The year was 1959, before Lyndon B. Johnson signed a bill called the Civil Rights Act. Your grandfather was eight years old, living in Alabama, under a racial mandate called Jim Crow.

To put it poignantly, Sinclair, Jim Crow treated White people as Americans while handling Black people like inferiors. You will learn more about this in school, but because these laws were overtly prejudiced, bigoted behaviors were unabashedly standardized.

This brings me back to grandpa’s story. The day he almost died.

It was a summer day in Birmingham. Your grandpa, and his father, and his brothers were fishing at a local lake. As your great-grandfather put bait on their hooks — your grandpa ventured in the park alone. As he collected muddy rocks and broken branches around the lake — he lost his footing and slipped under the murky waters.

“It was just like in the movies,” he told me. “You’re thinking about your life as you’re fighting for it.” He went down, then back up, and plummeted under again, crying out as he fought the surface. His brothers and father could not hear him, but there was a group of men that did. “They were leaning against their truck,” grandpa said, “And I couldn’t believe it. They were laughing at me.” And even though your grandpa heard their cackles, he still called for them. “Help me, please!”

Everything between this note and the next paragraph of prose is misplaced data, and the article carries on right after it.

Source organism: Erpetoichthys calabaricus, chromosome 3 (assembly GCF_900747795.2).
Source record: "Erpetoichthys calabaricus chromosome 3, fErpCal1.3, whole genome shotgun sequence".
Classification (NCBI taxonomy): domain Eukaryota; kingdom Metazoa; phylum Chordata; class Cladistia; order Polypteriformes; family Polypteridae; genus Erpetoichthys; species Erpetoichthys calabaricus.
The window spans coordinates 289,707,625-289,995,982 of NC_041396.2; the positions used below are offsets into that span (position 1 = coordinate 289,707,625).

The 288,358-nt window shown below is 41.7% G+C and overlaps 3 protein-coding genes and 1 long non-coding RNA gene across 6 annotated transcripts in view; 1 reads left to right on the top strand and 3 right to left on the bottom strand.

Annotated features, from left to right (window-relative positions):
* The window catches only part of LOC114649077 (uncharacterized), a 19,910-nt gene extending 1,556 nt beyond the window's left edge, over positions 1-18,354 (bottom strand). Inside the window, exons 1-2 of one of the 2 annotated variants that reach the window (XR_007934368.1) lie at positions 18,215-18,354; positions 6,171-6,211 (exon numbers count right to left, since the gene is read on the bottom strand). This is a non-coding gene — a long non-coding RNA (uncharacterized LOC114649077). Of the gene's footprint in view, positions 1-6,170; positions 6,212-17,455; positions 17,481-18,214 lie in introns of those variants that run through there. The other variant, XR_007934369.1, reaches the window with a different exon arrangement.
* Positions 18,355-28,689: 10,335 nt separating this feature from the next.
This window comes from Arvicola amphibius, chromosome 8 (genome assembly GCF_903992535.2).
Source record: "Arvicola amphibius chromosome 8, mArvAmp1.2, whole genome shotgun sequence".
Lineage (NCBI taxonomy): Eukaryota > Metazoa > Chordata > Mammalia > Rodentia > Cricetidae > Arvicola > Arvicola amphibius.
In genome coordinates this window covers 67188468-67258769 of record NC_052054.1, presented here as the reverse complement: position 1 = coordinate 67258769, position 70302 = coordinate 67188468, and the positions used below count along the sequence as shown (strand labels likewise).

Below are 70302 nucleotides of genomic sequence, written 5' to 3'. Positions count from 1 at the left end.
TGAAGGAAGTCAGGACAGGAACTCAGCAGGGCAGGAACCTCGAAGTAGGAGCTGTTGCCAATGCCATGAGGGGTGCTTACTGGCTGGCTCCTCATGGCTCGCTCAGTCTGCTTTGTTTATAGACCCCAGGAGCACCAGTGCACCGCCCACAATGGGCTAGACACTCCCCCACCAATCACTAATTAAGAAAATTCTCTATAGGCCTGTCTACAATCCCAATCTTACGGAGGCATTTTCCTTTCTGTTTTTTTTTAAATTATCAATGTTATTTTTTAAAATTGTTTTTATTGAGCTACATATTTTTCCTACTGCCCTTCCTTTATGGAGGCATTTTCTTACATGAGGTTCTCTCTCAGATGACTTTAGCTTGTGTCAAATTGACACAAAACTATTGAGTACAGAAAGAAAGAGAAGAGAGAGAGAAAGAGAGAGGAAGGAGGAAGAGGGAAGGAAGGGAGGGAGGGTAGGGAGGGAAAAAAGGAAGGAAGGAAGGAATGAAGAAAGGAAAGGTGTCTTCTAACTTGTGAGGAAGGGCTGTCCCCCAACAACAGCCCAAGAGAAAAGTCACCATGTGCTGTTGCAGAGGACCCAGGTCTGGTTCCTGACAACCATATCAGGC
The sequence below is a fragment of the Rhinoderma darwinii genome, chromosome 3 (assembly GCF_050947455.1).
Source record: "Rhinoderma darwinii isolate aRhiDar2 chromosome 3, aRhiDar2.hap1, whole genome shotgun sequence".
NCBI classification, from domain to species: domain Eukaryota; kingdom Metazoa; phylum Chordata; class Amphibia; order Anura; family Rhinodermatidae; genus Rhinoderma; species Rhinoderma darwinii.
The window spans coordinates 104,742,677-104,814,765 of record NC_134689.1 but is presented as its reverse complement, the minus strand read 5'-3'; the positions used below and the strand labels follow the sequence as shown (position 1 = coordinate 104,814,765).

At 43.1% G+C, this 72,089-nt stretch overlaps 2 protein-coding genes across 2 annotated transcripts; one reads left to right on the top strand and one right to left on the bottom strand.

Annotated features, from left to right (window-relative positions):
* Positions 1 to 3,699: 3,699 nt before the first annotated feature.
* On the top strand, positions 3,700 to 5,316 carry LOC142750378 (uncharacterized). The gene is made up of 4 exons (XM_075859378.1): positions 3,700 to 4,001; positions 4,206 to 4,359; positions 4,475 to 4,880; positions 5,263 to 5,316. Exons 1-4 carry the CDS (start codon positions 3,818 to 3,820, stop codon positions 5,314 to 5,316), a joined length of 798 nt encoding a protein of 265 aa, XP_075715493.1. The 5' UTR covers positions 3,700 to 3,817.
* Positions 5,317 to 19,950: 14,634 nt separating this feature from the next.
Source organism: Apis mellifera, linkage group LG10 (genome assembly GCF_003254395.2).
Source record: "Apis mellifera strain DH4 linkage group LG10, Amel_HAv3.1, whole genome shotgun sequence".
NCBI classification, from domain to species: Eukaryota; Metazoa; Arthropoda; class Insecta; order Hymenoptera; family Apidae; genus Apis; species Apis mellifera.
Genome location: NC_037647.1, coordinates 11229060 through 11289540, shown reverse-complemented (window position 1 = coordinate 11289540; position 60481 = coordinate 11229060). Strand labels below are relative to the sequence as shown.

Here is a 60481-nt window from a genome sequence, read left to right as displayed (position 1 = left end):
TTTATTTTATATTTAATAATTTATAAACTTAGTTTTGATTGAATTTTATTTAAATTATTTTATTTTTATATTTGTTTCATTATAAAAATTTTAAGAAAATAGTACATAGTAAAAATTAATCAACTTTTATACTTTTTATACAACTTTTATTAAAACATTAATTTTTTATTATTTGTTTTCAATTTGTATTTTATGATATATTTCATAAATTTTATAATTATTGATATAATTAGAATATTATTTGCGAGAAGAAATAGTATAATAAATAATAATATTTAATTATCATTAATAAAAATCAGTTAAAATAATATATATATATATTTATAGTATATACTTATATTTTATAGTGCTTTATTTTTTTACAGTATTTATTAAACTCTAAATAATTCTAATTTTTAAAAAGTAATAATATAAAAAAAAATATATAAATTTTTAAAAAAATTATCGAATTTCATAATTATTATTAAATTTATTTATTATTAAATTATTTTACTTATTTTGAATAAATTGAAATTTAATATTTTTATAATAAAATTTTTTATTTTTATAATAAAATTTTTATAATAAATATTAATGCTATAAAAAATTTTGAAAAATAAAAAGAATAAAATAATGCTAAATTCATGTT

They did not come to his aid. One of them even yelled back, “Look at that nigger drowning!” But, luckily, your great uncle found pah-paw in time. And Sinclair, that’s how the story ends.

The white men did not go to jail or get handled by a superhero. And no, his brother’s love did not conquer or kill racism. And, I’m not being frank to scare you. I’m not even sharing this story to warn you. Instead, I’m trying to sober you to racism, because it’s something that will never die. It’s affected every Black life in your family. And eventually, it will make its rounds to you. But here’s the thing, Sinclair, as Baldwin told young James, we’ve overcome the “most terrifying odds.” Because over time, this racial paradigm has figured out it’s no match to persistence. But Sinclair, this persistence is not an inheritance. It’s a choice.